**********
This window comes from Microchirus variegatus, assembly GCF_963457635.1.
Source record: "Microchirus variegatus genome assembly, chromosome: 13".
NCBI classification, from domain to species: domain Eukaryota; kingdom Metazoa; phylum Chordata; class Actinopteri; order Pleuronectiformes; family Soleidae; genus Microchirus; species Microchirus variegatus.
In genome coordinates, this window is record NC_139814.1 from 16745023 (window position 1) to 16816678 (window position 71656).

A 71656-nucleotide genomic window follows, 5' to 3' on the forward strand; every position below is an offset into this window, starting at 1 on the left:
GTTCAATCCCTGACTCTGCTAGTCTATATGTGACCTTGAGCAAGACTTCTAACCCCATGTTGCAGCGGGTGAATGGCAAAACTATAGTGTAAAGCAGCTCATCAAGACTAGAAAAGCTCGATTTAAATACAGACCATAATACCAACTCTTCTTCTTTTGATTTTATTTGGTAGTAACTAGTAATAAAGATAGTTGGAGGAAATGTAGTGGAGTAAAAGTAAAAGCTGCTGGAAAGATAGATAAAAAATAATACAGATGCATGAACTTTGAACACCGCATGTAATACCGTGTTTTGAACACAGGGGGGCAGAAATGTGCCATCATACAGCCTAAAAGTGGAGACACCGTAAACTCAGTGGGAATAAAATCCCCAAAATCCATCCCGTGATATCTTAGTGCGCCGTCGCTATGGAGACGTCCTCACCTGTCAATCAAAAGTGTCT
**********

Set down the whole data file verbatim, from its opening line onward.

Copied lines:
This window comes from Microchirus variegatus, assembly GCF_963457635.1.
Source record: "Microchirus variegatus genome assembly, chromosome: 13".
NCBI classification, from domain to species: domain Eukaryota; kingdom Metazoa; phylum Chordata; class Actinopteri; order Pleuronectiformes; family Soleidae; genus Microchirus; species Microchirus variegatus.
In genome coordinates, this window is record NC_139814.1 from 16745023 (window position 1) to 16816678 (window position 71656).

A 71656-nucleotide genomic window follows, 5' to 3' on the forward strand; every position below is an offset into this window, starting at 1 on the left:
GTTCAATCCCTGACTCTGCTAGTCTATATGTGACCTTGAGCAAGACTTCTAACCCCATGTTGCAGCGGGTGAATGGCAAAACTATAGTGTAAAGCAGCTCATCAAGACTAGAAAAGCTCGATTTAAATACAGACCATAATACCAACTCTTCTTCTTTTGATTTTATTTGGTAGTAACTAGTAATAAAGATAGTTGGAGGAAATGTAGTGGAGTAAAAGTAAAAGCTGCTGGAAAGATAGATAAAAAATAATACAGATGCATGAACTTTGAACACCGCATGTAATACCGTGTTTTGAACACAGGGGGGCAGAAATGTGCCATCATACAGCCTAAAAGTGGAGACACCGTAAACTCAGTGGGAATAAAATCCCCAAAATCCATCCCGTGATATCTTAGTGCGCCGTCGCTATGGAGACGTCCTCACCTGTCAATCAAAAGTGTCT